Court rules on two-decade legal battle over loud flushing toilet — Analysis
Italy’s Supreme Court has ruled that a loud flushing toilet violated the human rights of a couple living in a neighboring flat
A couple has won a drawn-out legal fight over a loud flushing toilet after Italy’s Supreme Court found that their human rights were violated. The battle kicked off in 2003 after four brothers who lived near Italy’s La Spezia city built a new toilet in their flat. They were quickly complained by their next-door neighbors that the noise they heard during the night made them wake up.
They were right next to the bathroom, and their bed was up against it.
Judge dismissed the original complaint seeking resolution to the noise issue and damages. Genoa’s appeals court overturned that dismissal and stated after an investigation that the flush sound was “a large excess of three decibels over the threshold required.”
The four brothers were ordered to modify the flush and pay around €500 ($567.40) for every year since the toilet was installed. They took the case to Italy’s highest appeals court, which also backed the couple, agreeing the flush had a negative effect on their life. The court ruled that flushing violated their constitutional right. “respect one’s own private and family life”The couple had the right to Article 8 under the European Convention on Human Rights.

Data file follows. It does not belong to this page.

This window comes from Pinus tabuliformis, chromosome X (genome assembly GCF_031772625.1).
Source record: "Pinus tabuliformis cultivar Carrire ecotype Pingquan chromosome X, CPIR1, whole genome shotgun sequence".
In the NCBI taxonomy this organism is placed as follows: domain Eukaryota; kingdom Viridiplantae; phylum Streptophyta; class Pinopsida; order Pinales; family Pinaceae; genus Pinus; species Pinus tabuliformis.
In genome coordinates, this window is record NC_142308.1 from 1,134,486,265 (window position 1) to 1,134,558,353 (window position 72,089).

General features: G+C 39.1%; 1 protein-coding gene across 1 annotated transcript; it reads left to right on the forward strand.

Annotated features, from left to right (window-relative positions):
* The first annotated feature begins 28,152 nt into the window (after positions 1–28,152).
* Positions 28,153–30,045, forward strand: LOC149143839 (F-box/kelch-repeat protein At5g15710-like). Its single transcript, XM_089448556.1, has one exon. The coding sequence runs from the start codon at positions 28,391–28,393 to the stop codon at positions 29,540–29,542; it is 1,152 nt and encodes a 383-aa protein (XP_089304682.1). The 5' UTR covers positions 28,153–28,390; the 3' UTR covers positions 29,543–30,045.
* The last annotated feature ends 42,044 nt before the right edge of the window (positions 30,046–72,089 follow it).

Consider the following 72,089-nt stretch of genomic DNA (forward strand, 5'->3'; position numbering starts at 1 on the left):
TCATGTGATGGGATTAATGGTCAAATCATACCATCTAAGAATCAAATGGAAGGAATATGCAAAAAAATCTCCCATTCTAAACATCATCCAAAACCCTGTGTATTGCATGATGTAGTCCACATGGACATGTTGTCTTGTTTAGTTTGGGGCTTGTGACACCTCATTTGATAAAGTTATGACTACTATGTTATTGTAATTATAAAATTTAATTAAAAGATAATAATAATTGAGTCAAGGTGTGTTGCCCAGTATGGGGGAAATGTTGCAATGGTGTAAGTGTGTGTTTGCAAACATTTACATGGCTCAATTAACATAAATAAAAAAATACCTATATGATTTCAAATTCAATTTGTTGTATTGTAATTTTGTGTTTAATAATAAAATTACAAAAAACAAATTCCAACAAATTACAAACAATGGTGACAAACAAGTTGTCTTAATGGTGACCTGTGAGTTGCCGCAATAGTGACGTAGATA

The defeat in Italy’s highest court marked the end of a nearly 20-year legal battle for the neighbors. Accordingly, the Genoa appeals Court has given its ruling. The brothers will have to pay the fee outlined and also move the water tank making the noise.
Italian newspaper Il Giornale, mocking the slow pace of the country’s judicial system, joked that the toilet dispute had taken longer than it did for Albert Einstein to write his theory of relativity.
Share this story via social media